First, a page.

Published : 2014-07-31 10:22
Updated : 2014-07-31 10:22
Last-ditch talks between Argentina and the US hedge funds it has branded "vultures" failed to reach agreement Wednesday, effectively pushing the country into default.
Ratings agency Standard and Poor's had already placed Argentina in "selective default" when Economy Minister Axel Kicillof emerged from the New York talks to confirm that no deal had been reached.
This left it inevitable that Latin America's third largest economy would be unable to meet its repayment obligations by midnight, placing the country in default for second time in 13 years.
"Unfortunately, no agreement was reached and the Republic of Argentina will imminently be in default," said Daniel Pollack, the lawyer appointed by a US court to oversee the talks.
Kicillof complained that the creditors, US hedge funds that bought defaulted Argentine debt at knockdown rates, then went to court to demand full payment, had refused to compromise.
"They were trying to impose on us something illegal," he declared, confirming that he was heading back to Buenos Aires without a deal.
Kicillof slammed S&P's downgrade, arguing that Argentina could not be regarded as being in default since the money for the repayment was in a US bank account ready to be paid but frozen by court order.
"That money is there. Obviously, if there were a default, the money would not be there," he stressed, blaming a ruling by US District Judge Thomas Griesa that has prevented its transfer.
"Argentina paid. It has money. It is going to continue to pay. The one who is responsible for this situation is Judge Griesa," he said.
"We are going to pay those who hold bonds that have been defaulted on, but on reasonable terms, not on terms that amount to extorsion, created under pressure, under a threat," he said.
Wednesday marked the deadline for Argentina to make a $539 million payment on debt it had restructured with cooperative "exchange creditors" after its previous 2001 default.
Argentina had deposited the sum -- for payment to those bond holders who had accepted a write-down in deals reached in 2005 and 2010 -- in a bank account when it was due at the end of June.
But Griesa blocked the bank from forwarding the payment unless Argentina also paid two US hedge funds -- the "holdout creditors" -- the full value of their bonds, $1.3 billion, at the same time.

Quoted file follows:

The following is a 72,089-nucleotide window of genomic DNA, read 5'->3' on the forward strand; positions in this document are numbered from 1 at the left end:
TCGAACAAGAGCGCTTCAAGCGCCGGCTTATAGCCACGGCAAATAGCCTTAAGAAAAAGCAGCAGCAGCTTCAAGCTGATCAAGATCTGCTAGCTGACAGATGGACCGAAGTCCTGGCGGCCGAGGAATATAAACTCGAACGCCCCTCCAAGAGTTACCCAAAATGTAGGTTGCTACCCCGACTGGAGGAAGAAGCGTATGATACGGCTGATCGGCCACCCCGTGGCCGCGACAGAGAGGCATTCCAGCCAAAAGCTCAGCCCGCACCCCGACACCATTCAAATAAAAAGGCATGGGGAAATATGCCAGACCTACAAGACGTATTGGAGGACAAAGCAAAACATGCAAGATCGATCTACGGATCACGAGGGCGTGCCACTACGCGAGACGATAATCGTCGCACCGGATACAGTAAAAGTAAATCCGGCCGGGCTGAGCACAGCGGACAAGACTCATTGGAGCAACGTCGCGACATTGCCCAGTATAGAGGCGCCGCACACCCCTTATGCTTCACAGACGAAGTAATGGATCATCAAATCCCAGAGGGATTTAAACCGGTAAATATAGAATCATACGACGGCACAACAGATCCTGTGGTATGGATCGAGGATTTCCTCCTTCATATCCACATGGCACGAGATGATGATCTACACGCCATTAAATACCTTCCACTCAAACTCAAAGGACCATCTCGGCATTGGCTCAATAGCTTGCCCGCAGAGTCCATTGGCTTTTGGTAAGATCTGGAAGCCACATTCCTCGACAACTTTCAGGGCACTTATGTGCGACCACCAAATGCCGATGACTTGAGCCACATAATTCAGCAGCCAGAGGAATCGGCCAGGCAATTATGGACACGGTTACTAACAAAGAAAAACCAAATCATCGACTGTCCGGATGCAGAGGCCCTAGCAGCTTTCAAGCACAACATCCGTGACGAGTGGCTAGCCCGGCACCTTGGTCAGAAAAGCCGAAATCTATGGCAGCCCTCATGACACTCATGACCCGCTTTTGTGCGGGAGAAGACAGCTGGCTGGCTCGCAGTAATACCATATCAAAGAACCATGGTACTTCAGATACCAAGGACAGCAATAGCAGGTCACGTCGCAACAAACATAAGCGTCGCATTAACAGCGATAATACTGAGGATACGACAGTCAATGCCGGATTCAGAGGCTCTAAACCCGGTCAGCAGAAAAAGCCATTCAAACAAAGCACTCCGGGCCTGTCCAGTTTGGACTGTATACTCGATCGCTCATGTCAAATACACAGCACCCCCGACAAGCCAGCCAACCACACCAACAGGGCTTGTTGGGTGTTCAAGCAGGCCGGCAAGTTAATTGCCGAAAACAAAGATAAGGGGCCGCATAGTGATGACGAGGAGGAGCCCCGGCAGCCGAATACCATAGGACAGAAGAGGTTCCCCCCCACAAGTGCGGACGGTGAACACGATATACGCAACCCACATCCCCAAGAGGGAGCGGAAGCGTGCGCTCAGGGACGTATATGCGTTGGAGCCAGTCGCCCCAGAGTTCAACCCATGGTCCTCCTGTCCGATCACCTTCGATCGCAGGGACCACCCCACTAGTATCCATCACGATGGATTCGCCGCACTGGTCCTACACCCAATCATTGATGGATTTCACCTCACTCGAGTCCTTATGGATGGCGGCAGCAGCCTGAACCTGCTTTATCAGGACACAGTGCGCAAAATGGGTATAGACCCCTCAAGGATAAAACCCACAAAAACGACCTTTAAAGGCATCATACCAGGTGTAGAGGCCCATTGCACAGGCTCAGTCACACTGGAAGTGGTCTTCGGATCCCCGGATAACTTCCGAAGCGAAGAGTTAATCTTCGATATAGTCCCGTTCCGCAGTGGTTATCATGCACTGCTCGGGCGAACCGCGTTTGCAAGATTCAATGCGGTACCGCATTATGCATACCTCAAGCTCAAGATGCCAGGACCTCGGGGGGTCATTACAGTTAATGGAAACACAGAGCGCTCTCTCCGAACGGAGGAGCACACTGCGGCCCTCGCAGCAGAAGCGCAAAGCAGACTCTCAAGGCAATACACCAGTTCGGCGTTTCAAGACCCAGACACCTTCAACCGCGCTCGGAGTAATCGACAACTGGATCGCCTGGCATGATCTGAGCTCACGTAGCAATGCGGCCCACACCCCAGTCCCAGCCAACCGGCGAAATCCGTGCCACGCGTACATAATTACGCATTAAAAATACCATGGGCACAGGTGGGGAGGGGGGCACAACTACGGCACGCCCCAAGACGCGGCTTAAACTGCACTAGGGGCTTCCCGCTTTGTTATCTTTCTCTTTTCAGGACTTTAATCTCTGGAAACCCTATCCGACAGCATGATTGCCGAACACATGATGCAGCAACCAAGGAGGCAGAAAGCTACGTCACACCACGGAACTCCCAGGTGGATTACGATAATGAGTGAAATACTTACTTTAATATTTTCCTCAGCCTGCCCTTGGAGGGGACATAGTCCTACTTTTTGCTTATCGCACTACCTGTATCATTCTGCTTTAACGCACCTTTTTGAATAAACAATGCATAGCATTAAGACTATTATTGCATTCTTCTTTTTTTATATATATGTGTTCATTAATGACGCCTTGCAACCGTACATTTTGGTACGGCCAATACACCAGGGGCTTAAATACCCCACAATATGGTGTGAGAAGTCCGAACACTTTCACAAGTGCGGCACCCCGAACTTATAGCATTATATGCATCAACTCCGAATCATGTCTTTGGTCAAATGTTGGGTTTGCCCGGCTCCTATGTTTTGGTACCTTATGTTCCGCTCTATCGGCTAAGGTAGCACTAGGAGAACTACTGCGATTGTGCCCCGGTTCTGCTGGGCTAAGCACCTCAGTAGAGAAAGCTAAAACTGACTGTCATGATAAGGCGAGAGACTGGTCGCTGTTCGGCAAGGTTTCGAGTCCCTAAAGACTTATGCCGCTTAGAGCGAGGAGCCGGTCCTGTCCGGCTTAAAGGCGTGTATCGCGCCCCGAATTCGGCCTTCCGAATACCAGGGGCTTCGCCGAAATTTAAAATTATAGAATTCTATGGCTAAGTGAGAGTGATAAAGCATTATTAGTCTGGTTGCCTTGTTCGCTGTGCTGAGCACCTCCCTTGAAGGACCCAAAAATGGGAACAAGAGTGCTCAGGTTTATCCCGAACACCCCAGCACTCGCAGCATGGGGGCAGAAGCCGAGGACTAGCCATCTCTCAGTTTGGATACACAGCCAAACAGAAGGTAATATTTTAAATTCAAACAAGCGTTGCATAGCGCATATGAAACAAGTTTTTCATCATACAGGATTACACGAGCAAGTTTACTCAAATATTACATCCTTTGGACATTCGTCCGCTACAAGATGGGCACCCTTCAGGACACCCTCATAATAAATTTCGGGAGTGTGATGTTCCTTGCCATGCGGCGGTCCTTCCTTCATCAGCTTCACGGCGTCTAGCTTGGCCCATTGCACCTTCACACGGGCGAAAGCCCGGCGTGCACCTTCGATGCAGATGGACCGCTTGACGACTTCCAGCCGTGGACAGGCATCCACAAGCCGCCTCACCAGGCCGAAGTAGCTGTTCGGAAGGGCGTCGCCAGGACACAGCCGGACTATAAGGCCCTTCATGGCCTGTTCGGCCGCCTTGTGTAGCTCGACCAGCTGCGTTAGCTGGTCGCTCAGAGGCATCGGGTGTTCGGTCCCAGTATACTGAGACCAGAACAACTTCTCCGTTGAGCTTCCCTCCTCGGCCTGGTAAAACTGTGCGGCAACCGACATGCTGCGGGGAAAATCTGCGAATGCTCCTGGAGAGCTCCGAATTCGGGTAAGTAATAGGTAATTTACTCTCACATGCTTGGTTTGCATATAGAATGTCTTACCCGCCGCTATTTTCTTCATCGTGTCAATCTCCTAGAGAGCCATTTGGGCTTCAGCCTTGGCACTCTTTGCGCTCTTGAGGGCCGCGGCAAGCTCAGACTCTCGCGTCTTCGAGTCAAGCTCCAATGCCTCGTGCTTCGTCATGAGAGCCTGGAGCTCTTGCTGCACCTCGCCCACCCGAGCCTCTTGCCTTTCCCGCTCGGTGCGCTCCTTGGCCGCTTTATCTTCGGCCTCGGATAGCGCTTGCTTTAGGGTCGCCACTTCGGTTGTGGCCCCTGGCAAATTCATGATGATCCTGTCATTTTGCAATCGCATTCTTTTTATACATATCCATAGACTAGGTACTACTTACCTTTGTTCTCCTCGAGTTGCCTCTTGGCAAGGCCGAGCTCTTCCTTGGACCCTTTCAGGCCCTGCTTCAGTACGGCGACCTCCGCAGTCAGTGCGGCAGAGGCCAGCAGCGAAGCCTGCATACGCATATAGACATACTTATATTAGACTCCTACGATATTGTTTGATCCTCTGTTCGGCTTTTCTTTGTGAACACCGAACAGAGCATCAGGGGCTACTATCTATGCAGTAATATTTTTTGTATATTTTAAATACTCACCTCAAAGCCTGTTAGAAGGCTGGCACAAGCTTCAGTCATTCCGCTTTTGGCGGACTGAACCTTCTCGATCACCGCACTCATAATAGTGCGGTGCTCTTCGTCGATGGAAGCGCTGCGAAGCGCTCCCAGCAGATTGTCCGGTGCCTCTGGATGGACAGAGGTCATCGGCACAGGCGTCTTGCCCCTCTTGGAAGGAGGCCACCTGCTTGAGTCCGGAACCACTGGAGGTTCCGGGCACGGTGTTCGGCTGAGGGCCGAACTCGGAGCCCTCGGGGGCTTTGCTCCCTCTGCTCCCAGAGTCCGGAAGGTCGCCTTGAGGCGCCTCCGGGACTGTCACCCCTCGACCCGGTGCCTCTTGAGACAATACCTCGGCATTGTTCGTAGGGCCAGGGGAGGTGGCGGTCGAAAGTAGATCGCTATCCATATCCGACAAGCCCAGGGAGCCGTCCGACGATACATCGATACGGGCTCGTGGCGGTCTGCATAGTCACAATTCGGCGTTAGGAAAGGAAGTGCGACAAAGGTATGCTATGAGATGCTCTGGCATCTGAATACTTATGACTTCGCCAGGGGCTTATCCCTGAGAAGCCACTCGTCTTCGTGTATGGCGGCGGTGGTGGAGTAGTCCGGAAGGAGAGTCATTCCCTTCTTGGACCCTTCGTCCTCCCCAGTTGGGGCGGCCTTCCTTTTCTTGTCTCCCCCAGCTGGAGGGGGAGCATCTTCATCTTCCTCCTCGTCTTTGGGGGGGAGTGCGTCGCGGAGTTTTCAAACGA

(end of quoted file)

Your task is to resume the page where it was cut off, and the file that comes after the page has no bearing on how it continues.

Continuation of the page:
Argentina and these funds -- NML Capital and Aurelius Capital Management -- have spent the last two days locked in talks in New York with a US court-appointed mediator to try a set a deal.
"What we offered them in terms of profit was 300 percent. It was not accepted, because they want more, and they want it now," Kicillof said, insisting the funds were being unreasonably greedy.
"Default is not a mere 'technical' condition, but rather a real and painful event that will hurt real people," Pollack warned, while not assigning blame for the failure of the talks.
There was no immediate reaction from the hedge funds.
S&P's designation of "selective default" acknowledges that Argentina is current on payments to some creditors and is probably able to make some payments on the debt it has defaulted.
It also said it could remove the default label once the country makes the payment on the restructured bonds.
Pollack said there had been a "frank exchange of views and concerns."
Griesa's ruling has trapped Argentina in a Catch-22.
Buenos Aires says paying the holdouts, which it calls "vulture funds,"
could expose it to claims for up to $100 billion from creditors who had previously agreed to take a 70-percent haircut.
If Argentina pays the hedge funds in full, as Griesa has ruled, the 2005 and 2010 debt restructuring deals -- in which creditors accepted a 70-percent write-down -- could fall apart.
The 92 percent of creditors who agreed to take a haircut could launch claims for equal treatment under what is called a Rights Upon Future Offers, or RUFO, clause.
The RUFO clause expires at the end of the year, leaving Argentina scrambling to find a way to placate the holdouts until then.
Analysts have warned a default would deepen the economic malaise gripping Argentina, exacerbating its already troubling inflation -- prices rose 15 percent in the first half of the year -- and perhaps forcing another devaluation of the peso, already devalued 20 percent in January.
A default would also likely prolong Argentina's isolation from global capital markets, which it has been locked out of since halting payments on its more than $100 billion in foreign debt in 2001.
That default, the largest in history at the time, plunged Argentina into an economic and social crisis that it is still battling to overcome.
The global consequences of a new default would however be far smaller than in 2001, analysts say, as Argentina has since been isolated from world financial markets. (AFP)